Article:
This isn't even going near the timebomb that is my liver (it constantly tests high, possibly as it took over too much of the work from my lymph system when I had Hodgkin's Lymphoma but it's also a bit hyperactive since) and the fact that I'm on blood pressure drugs.  And yes, my liver is possibly not happy with the cocktail that keeps me moving, however I am in my doctors office on a regular basis to get checked up. (This is one of my problems with the idea of getting your prescription remotely, yes you're probably fine but the people who see you regularly are the pharmacy staff and the GP, I love the pharmacy staff we see in ours, they know us well enough to ask if we're okay when we're not, and occasionally advise GP stat moments).


ETA 2: and we almost forgot the chronic Hidradenitis suppurativa that litters one of my armpits and my upper legs. (don't follow the link if you're squeamish, but yes my underarm looks a lot like that)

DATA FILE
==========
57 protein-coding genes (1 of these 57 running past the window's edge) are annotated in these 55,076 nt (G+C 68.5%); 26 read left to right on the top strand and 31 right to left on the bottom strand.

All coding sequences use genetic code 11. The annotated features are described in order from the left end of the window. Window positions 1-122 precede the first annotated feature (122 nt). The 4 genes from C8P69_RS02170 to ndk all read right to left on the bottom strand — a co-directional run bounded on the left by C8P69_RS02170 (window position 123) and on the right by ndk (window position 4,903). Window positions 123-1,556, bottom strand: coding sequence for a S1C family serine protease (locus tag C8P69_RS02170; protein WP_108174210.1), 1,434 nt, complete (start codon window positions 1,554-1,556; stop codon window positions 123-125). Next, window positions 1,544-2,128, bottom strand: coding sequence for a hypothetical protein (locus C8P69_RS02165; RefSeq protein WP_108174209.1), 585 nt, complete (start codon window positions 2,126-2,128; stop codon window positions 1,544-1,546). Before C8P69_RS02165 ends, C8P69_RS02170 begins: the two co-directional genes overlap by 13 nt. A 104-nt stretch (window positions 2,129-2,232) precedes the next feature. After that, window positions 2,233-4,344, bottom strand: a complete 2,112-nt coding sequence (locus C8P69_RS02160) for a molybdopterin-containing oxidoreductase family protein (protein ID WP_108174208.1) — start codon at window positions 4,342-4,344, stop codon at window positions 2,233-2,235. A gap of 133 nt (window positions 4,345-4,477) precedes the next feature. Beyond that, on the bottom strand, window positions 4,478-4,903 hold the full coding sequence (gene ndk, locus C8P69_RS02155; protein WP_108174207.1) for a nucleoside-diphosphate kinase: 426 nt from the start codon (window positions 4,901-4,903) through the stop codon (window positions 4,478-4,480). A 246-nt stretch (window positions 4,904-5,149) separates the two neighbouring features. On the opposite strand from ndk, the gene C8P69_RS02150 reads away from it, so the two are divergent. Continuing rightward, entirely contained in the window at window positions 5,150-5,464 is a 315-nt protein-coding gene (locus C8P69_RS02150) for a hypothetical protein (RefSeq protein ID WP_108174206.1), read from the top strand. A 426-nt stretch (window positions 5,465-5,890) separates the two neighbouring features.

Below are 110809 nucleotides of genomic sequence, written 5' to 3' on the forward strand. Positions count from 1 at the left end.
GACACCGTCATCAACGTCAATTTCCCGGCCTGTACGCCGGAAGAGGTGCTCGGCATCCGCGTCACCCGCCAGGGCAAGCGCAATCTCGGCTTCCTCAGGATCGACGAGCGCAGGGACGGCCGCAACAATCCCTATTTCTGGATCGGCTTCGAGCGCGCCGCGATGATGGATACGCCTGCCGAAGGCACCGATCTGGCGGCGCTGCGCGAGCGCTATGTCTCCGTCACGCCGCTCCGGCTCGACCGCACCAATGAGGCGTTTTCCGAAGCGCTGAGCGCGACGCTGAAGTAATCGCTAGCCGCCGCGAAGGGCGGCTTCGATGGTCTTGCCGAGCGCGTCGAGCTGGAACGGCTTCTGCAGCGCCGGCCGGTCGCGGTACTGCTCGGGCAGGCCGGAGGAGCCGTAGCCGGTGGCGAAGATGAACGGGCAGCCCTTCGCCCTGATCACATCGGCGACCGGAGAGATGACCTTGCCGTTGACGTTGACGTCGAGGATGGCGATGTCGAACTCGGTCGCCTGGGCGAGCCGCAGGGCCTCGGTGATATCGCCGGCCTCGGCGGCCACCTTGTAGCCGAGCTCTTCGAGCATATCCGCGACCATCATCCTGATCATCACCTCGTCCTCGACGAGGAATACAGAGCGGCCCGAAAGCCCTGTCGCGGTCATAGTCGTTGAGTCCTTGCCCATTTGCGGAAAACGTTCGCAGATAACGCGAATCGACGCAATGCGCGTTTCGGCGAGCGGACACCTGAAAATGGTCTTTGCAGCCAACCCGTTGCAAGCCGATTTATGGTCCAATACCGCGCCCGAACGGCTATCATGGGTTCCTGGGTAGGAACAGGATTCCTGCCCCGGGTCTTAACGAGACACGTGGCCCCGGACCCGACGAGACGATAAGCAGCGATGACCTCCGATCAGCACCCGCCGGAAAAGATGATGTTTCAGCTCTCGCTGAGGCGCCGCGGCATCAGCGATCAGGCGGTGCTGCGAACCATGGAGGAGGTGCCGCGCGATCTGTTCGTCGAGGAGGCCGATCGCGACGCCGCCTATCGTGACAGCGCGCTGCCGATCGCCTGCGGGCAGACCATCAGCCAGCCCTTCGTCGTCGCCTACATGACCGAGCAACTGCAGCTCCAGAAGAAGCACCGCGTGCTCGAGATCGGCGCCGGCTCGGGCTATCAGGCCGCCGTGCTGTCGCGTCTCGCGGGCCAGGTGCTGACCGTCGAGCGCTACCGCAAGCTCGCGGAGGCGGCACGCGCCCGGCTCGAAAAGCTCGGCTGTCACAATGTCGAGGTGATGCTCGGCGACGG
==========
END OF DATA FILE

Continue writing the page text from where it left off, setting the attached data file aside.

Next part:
This doesn't even go near the stress that has had me shatter two teeth, even with a nightguard.


Also the next person to ask me why I didn't have kids?  Yeah.  They will get the laundry list of this, it takes most of my energy to deal with this body, I'm barely coping with it.  


And with this laundry list I still hesitate about marking myself as disabled.  To me that sometimes sounds like it's final, that I have to live with the concept that this is as good as it gets and that doesn't sit well, even if I'm not really currently doing enough to help myself.


Then I read this.  It's a mixed bag of fiction and think pieces and made me do a lot of thinking about life and what I have and that really when you think about it, we're all disabled in some way.  We need to think differently about disability, that it's a spectrum, not a black or white issue.  I remember listening to 99% invisible, IIRC, where it pointed out that ramps in shops and on paths helped people with prams more than people with wheelchairs an unintended benefit.  Making things accessible doesn't make other people's lives worse, it makes everyone's life better.


Restaurants still need to do a bit better with allergies and online menus and search tags.